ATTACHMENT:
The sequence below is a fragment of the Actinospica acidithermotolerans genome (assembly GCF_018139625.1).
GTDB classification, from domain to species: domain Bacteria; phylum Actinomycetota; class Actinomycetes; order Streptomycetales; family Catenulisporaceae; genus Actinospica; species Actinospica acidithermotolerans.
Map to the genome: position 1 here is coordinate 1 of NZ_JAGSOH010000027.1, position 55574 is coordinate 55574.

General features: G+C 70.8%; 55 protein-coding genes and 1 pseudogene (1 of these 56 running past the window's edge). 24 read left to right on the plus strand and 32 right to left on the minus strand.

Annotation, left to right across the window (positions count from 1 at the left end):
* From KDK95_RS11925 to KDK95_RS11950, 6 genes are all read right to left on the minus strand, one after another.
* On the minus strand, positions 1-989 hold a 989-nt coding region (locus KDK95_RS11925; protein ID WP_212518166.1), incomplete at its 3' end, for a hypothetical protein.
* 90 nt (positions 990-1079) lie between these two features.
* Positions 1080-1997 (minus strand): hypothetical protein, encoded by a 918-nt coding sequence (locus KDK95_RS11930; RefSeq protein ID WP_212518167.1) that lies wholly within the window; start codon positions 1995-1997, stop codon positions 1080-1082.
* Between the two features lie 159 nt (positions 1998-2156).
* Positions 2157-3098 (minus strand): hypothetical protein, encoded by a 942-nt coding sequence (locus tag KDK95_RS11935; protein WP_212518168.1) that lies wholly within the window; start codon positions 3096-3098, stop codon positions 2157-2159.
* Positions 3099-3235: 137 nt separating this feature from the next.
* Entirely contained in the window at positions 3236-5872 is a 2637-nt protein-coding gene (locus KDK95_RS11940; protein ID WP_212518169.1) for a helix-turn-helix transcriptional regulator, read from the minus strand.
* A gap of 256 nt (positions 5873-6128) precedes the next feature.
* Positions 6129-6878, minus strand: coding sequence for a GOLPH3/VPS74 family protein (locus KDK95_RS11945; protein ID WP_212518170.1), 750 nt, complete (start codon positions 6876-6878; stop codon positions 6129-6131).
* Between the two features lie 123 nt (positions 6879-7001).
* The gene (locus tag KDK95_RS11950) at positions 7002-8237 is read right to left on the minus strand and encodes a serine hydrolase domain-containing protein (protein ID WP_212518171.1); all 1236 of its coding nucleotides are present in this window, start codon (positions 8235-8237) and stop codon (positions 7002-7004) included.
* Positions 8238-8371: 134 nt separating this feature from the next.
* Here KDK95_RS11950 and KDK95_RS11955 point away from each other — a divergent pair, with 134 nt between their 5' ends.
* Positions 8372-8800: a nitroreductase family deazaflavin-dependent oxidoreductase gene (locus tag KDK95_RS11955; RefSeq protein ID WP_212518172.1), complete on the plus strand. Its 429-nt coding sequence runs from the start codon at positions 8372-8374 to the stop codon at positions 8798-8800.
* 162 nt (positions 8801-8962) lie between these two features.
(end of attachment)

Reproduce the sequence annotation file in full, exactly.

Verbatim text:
The sequence below is a fragment of the Actinospica acidithermotolerans genome (assembly GCF_018139625.1).
GTDB classification, from domain to species: domain Bacteria; phylum Actinomycetota; class Actinomycetes; order Streptomycetales; family Catenulisporaceae; genus Actinospica; species Actinospica acidithermotolerans.
Map to the genome: position 1 here is coordinate 1 of NZ_JAGSOH010000027.1, position 55574 is coordinate 55574.

General features: G+C 70.8%; 55 protein-coding genes and 1 pseudogene (1 of these 56 running past the window's edge). 24 read left to right on the plus strand and 32 right to left on the minus strand.

Annotation, left to right across the window (positions count from 1 at the left end):
* From KDK95_RS11925 to KDK95_RS11950, 6 genes are all read right to left on the minus strand, one after another.
* On the minus strand, positions 1-989 hold a 989-nt coding region (locus KDK95_RS11925; protein ID WP_212518166.1), incomplete at its 3' end, for a hypothetical protein.
* 90 nt (positions 990-1079) lie between these two features.
* Positions 1080-1997 (minus strand): hypothetical protein, encoded by a 918-nt coding sequence (locus KDK95_RS11930; RefSeq protein ID WP_212518167.1) that lies wholly within the window; start codon positions 1995-1997, stop codon positions 1080-1082.
* Between the two features lie 159 nt (positions 1998-2156).
* Positions 2157-3098 (minus strand): hypothetical protein, encoded by a 942-nt coding sequence (locus tag KDK95_RS11935; protein WP_212518168.1) that lies wholly within the window; start codon positions 3096-3098, stop codon positions 2157-2159.
* Positions 3099-3235: 137 nt separating this feature from the next.
* Entirely contained in the window at positions 3236-5872 is a 2637-nt protein-coding gene (locus KDK95_RS11940; protein ID WP_212518169.1) for a helix-turn-helix transcriptional regulator, read from the minus strand.
* A gap of 256 nt (positions 5873-6128) precedes the next feature.
* Positions 6129-6878, minus strand: coding sequence for a GOLPH3/VPS74 family protein (locus KDK95_RS11945; protein ID WP_212518170.1), 750 nt, complete (start codon positions 6876-6878; stop codon positions 6129-6131).
* Between the two features lie 123 nt (positions 6879-7001).
* The gene (locus tag KDK95_RS11950) at positions 7002-8237 is read right to left on the minus strand and encodes a serine hydrolase domain-containing protein (protein ID WP_212518171.1); all 1236 of its coding nucleotides are present in this window, start codon (positions 8235-8237) and stop codon (positions 7002-7004) included.
* Positions 8238-8371: 134 nt separating this feature from the next.
* Here KDK95_RS11950 and KDK95_RS11955 point away from each other — a divergent pair, with 134 nt between their 5' ends.
* Positions 8372-8800: a nitroreductase family deazaflavin-dependent oxidoreductase gene (locus tag KDK95_RS11955; RefSeq protein ID WP_212518172.1), complete on the plus strand. Its 429-nt coding sequence runs from the start codon at positions 8372-8374 to the stop codon at positions 8798-8800.
* 162 nt (positions 8801-8962) lie between these two features.